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Lecture 12

PSY 260 Lecture 12: Chapter 12 Notes
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Department
Psychology
Course
PSY 260
Professor
Arthur Samuel
Semester
Fall

Description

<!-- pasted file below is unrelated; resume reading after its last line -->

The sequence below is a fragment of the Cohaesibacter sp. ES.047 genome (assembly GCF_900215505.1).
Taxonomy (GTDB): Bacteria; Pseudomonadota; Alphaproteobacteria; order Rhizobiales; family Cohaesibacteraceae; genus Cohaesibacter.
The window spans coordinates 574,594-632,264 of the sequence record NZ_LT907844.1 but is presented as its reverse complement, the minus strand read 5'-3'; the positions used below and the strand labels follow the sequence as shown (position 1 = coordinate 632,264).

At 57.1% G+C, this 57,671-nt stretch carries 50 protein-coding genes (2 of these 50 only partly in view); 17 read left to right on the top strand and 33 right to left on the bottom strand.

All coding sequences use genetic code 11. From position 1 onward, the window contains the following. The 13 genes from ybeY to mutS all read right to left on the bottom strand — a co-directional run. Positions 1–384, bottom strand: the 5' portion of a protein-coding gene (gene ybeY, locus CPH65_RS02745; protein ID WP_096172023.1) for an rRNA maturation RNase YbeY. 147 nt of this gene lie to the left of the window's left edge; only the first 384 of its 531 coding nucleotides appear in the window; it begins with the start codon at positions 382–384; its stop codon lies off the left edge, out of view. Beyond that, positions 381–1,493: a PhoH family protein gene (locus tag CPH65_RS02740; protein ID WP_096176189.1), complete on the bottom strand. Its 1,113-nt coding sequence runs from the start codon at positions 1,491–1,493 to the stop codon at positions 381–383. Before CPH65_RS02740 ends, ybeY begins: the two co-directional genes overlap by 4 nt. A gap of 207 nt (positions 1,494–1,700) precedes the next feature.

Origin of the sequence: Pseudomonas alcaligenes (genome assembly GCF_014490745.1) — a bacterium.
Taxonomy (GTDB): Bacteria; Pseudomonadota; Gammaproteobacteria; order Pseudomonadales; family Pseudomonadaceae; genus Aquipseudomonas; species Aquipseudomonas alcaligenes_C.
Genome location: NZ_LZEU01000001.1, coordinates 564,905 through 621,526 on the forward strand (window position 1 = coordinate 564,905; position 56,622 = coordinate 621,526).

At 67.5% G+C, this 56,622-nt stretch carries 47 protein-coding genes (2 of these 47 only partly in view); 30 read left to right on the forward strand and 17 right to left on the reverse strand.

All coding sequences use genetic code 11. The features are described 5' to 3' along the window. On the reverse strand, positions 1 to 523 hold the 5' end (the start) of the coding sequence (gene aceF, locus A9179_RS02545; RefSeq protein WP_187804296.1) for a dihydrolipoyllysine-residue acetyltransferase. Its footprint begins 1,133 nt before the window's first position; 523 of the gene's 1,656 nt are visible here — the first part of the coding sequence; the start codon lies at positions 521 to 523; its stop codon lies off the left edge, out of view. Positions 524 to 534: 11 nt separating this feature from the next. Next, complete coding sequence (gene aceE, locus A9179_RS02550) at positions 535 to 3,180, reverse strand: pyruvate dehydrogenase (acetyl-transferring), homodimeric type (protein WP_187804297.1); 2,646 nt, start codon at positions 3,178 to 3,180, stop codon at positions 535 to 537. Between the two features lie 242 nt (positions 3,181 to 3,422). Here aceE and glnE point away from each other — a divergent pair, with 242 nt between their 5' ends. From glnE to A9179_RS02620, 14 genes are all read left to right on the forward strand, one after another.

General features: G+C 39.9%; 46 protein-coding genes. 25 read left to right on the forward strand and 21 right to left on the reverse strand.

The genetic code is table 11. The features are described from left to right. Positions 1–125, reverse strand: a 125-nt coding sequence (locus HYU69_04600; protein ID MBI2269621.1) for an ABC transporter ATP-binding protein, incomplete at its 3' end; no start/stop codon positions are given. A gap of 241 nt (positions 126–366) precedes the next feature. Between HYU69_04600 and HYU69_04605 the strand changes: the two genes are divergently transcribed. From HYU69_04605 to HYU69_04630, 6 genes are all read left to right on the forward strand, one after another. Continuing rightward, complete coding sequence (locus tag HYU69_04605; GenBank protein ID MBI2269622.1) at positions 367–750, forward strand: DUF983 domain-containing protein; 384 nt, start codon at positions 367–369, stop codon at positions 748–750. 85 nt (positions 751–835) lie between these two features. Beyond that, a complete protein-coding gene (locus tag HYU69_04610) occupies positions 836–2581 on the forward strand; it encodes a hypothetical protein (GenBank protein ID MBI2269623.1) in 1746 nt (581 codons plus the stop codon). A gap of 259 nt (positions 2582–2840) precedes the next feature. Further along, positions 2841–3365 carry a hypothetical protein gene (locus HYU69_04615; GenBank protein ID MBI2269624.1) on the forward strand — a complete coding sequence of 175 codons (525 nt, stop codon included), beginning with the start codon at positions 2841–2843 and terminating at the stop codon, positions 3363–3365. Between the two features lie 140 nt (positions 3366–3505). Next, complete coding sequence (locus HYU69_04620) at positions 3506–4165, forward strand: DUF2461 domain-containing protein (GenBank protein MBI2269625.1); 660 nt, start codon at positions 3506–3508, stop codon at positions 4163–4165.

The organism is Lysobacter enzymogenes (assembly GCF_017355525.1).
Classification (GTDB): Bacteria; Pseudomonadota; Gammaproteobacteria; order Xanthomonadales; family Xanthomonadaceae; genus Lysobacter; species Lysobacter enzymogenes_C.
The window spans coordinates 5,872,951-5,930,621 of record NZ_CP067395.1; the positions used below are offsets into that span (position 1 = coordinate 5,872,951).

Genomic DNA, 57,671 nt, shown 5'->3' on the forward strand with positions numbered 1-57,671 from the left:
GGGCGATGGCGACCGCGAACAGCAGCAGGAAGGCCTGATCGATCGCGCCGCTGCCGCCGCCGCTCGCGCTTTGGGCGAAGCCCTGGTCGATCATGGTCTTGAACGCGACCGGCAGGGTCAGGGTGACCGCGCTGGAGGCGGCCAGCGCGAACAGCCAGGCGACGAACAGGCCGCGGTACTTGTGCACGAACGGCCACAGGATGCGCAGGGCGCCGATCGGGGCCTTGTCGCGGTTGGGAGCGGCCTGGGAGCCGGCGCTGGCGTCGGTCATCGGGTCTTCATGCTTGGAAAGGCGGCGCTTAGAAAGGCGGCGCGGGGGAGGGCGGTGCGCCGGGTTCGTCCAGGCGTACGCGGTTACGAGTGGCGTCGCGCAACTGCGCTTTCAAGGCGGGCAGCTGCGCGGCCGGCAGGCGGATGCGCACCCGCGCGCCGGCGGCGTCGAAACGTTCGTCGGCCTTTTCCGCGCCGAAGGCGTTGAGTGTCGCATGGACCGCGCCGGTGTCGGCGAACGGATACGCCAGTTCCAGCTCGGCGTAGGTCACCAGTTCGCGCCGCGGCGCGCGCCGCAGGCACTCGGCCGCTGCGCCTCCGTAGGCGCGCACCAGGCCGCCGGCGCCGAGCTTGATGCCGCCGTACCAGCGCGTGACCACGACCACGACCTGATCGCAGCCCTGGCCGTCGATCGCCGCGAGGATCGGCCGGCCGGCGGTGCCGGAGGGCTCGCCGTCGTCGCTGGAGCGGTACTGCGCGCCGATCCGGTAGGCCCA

PSY 260 Fall 2015 Chapter 12: Problem Solving I. Problem Solving A problem occurs when there is an obstacle between a present state and a goal and it is not immediately obvious how to get around the obstacle II. Types of Problems 1. Well-defined problems a. Correct answer, certain procedures will lead to solution b. E.g., math: 2 + 2 = 4 2. Ill-defined problems a. Path to solution is unclear, no one “correct” answer b. E.g., finding an apartment III. Approaches to Solving Problems 1. Insight: Classic Gestalt Research a. A sudden realization of a problem’s solution b. An “a-ha!” moment 2. Formal approaches: More Recent Work - Step-by-step methods IV. Gestalt Psychology - Gestalt psychologists: insight problems - Focused on “framing” of a problem - Initial framing may not work - Insight: new framing Kohler (1925): Sultan the Chimp - Used tool (stick) to pull bananas into cage - Frustrated when given 2 short sticks - Suddenly, Sultan put the 2 sticks together and solved this problem - Kohler: problems are solved by insight: suddenly - Requires considering problem elements in relation to other elements – framing the problem Mental Set - A frame of mind that leads to a particular way or representing or solving a problem - Seeing a problem one way instead of other plausible ways due to experience or context V. Obstacles to Problem Solving 1. Ineffective mental set 2. Mental set 3. Functional fixedness (Gestalt) - a bias to use an object in its traditional way VI. Dunker’s Radiation Problem (Gick & Holyoak – 1980, 1983) You are a doctor with a patient who ahs an inoperable stomach tumor. You have at your disposal x-rays that can destroy human tissue when directed with sufficient intensity. How can you use these x-rays to destroy the tumor without destroying the surrounding healthy tissue? VII. Duncker (1945): Fortress Problem A general wishes to capture an enemy fortress. Radiating outward from the fortress are many roads, each mined in such a way that the passing of any large force will cause an explosion. This preludes a full-scale direct attack. How can the general attack the fortress? - The general divided his army into small groups and dispatched each group to the head of a different road - When all was ready, he gave the signal and each group marched down a different road - Each group continued down its road to the fortress so that the entire army arrived together at the same time - Key insight needed for solution: divide up the forces to avoid the fatal consequences of keeping them together (until they join up, past the danger) Structural Similarities of the Fortress and Radiation Problems Fortress Problem Radiation Problem Fortress Tumor Mined roads Surrounding tissue Attacking troops Rays varying in intensity Small groups of troops converging on fortress Weak rays aimed at tumor VIII. Problem Solving by Analogy (Gick & Holyoak – 1980, 1983) 1. Problem Only (co
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